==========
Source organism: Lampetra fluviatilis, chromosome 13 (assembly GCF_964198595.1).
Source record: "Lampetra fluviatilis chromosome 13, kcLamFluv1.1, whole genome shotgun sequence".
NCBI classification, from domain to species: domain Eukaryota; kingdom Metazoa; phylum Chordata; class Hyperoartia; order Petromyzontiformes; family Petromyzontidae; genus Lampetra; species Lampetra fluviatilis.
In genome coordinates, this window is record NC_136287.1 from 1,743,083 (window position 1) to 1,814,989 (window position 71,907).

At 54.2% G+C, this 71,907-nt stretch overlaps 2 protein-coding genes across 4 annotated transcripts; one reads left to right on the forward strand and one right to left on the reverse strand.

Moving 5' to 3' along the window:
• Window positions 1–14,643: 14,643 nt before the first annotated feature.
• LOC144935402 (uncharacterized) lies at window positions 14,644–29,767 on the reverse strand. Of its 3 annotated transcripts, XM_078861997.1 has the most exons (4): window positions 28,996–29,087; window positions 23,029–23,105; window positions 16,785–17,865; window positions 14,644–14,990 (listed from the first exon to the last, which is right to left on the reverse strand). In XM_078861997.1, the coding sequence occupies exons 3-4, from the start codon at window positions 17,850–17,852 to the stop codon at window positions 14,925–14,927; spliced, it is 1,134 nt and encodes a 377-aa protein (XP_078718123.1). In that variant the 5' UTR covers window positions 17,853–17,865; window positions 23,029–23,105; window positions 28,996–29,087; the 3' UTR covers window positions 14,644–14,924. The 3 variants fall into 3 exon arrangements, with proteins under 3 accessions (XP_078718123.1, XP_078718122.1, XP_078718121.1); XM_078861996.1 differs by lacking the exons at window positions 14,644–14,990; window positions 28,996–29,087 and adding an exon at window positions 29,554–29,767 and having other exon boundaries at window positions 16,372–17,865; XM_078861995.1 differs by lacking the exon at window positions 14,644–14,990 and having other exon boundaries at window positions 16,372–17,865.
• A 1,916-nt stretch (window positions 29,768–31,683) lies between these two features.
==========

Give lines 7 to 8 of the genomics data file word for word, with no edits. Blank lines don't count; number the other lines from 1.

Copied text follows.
• Window positions 1–14,643: 14,643 nt before the first annotated feature.
• LOC144935402 (uncharacterized) lies at window positions 14,644–29,767 on the reverse strand. Of its 3 annotated transcripts, XM_078861997.1 has the most exons (4): window positions 28,996–29,087; window positions 23,029–23,105; window positions 16,785–17,865; window positions 14,644–14,990 (listed from the first exon to the last, which is right to left on the reverse strand). In XM_078861997.1, the coding sequence occupies exons 3-4, from the start codon at window positions 17,850–17,852 to the stop codon at window positions 14,925–14,927; spliced, it is 1,134 nt and encodes a 377-aa protein (XP_078718123.1). In that variant the 5' UTR covers window positions 17,853–17,865; window positions 23,029–23,105; window positions 28,996–29,087; the 3' UTR covers window positions 14,644–14,924. The 3 variants fall into 3 exon arrangements, with proteins under 3 accessions (XP_078718123.1, XP_078718122.1, XP_078718121.1); XM_078861996.1 differs by lacking the exons at window positions 14,644–14,990; window positions 28,996–29,087 and adding an exon at window positions 29,554–29,767 and having other exon boundaries at window positions 16,372–17,865; XM_078861995.1 differs by lacking the exon at window positions 14,644–14,990 and having other exon boundaries at window positions 16,372–17,865.